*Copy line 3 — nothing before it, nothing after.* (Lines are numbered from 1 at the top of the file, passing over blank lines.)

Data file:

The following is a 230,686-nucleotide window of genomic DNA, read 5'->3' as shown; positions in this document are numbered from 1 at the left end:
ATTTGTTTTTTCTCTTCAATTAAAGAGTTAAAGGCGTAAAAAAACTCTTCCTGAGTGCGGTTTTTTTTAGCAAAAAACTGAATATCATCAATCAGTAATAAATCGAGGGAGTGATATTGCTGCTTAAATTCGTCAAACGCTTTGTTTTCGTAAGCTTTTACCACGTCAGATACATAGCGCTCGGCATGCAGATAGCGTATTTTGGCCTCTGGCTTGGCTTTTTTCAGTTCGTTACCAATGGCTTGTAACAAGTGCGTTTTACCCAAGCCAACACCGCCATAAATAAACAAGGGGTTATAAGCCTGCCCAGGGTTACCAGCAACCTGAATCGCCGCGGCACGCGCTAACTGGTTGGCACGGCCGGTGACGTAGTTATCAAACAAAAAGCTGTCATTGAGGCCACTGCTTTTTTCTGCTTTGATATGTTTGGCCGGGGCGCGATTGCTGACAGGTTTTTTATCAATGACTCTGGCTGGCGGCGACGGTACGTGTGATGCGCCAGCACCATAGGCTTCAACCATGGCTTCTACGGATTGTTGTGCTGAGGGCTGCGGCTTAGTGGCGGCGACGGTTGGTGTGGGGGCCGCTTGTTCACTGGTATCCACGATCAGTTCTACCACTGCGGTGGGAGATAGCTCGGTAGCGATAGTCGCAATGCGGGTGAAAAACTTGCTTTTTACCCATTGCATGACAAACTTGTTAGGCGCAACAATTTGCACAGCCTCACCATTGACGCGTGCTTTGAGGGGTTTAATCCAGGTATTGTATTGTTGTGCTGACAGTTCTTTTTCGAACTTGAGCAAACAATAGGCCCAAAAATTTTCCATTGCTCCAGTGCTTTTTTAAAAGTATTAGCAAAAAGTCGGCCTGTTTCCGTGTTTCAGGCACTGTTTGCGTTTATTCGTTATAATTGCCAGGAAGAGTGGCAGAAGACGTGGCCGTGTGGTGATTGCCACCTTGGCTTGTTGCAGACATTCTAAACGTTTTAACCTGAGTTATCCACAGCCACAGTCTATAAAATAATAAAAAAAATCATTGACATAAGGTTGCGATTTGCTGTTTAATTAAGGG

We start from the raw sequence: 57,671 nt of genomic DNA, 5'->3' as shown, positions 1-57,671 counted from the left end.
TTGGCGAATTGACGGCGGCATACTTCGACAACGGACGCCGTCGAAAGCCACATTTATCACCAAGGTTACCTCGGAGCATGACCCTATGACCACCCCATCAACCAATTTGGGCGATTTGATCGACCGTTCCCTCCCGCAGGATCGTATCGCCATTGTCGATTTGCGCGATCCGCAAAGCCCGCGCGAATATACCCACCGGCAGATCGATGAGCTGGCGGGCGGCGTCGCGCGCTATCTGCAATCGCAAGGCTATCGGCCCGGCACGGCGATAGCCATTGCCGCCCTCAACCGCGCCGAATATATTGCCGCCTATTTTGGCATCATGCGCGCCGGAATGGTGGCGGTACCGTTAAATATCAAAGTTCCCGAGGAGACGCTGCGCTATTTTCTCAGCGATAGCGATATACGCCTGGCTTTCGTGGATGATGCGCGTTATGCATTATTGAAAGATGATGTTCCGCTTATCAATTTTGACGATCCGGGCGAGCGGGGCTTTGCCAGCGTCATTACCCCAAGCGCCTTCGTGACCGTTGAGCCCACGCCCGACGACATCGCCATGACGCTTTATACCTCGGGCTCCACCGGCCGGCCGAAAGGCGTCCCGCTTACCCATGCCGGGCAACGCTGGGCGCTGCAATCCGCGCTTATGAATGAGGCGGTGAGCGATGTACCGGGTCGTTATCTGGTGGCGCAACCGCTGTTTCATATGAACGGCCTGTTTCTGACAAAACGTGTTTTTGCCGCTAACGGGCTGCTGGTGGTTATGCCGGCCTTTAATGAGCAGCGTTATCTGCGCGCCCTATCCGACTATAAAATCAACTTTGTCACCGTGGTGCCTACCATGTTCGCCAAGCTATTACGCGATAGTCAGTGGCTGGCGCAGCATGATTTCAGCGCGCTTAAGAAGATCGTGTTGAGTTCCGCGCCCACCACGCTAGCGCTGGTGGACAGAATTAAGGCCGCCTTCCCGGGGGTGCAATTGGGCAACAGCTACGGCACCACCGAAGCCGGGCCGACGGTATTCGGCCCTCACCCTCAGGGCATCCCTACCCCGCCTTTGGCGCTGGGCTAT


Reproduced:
We start from the raw sequence: 57,671 nt of genomic DNA, 5'->3' as shown, positions 1-57,671 counted from the left end.